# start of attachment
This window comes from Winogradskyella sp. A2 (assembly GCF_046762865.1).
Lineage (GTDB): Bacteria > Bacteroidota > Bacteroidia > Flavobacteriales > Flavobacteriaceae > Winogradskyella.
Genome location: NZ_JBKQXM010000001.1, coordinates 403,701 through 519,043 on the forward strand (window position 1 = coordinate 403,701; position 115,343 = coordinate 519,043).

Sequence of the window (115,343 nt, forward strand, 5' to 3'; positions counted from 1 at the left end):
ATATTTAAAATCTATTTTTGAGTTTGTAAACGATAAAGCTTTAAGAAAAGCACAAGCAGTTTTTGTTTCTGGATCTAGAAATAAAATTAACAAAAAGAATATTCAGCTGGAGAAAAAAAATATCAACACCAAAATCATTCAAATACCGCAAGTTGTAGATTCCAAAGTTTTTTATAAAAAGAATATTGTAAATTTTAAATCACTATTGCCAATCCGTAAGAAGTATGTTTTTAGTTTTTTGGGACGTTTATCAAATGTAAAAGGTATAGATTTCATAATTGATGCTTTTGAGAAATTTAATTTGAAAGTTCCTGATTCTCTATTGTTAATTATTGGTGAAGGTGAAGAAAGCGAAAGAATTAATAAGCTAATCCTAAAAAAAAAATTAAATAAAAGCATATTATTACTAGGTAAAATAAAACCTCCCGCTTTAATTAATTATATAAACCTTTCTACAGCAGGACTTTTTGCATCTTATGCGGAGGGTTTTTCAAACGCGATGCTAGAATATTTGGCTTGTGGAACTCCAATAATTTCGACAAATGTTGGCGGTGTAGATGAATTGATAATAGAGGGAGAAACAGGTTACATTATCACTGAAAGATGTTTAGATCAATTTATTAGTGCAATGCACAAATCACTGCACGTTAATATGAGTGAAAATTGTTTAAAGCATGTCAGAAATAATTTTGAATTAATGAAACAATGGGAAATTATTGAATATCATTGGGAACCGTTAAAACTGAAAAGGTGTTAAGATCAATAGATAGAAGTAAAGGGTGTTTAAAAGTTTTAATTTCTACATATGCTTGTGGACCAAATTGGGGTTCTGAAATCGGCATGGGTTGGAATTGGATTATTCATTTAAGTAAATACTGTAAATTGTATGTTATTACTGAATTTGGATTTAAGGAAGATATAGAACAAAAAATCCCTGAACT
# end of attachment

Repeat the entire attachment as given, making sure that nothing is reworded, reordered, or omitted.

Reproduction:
This window comes from Winogradskyella sp. A2 (assembly GCF_046762865.1).
Lineage (GTDB): Bacteria > Bacteroidota > Bacteroidia > Flavobacteriales > Flavobacteriaceae > Winogradskyella.
Genome location: NZ_JBKQXM010000001.1, coordinates 403,701 through 519,043 on the forward strand (window position 1 = coordinate 403,701; position 115,343 = coordinate 519,043).

Sequence of the window (115,343 nt, forward strand, 5' to 3'; positions counted from 1 at the left end):
ATATTTAAAATCTATTTTTGAGTTTGTAAACGATAAAGCTTTAAGAAAAGCACAAGCAGTTTTTGTTTCTGGATCTAGAAATAAAATTAACAAAAAGAATATTCAGCTGGAGAAAAAAAATATCAACACCAAAATCATTCAAATACCGCAAGTTGTAGATTCCAAAGTTTTTTATAAAAAGAATATTGTAAATTTTAAATCACTATTGCCAATCCGTAAGAAGTATGTTTTTAGTTTTTTGGGACGTTTATCAAATGTAAAAGGTATAGATTTCATAATTGATGCTTTTGAGAAATTTAATTTGAAAGTTCCTGATTCTCTATTGTTAATTATTGGTGAAGGTGAAGAAAGCGAAAGAATTAATAAGCTAATCCTAAAAAAAAAATTAAATAAAAGCATATTATTACTAGGTAAAATAAAACCTCCCGCTTTAATTAATTATATAAACCTTTCTACAGCAGGACTTTTTGCATCTTATGCGGAGGGTTTTTCAAACGCGATGCTAGAATATTTGGCTTGTGGAACTCCAATAATTTCGACAAATGTTGGCGGTGTAGATGAATTGATAATAGAGGGAGAAACAGGTTACATTATCACTGAAAGATGTTTAGATCAATTTATTAGTGCAATGCACAAATCACTGCACGTTAATATGAGTGAAAATTGTTTAAAGCATGTCAGAAATAATTTTGAATTAATGAAACAATGGGAAATTATTGAATATCATTGGGAACCGTTAAAACTGAAAAGGTGTTAAGATCAATAGATAGAAGTAAAGGGTGTTTAAAAGTTTTAATTTCTACATATGCTTGTGGACCAAATTGGGGTTCTGAAATCGGCATGGGTTGGAATTGGATTATTCATTTAAGTAAATACTGTAAATTGTATGTTATTACTGAATTTGGATTTAAGGAAGATATAGAACAAAAAATCCCTGAACT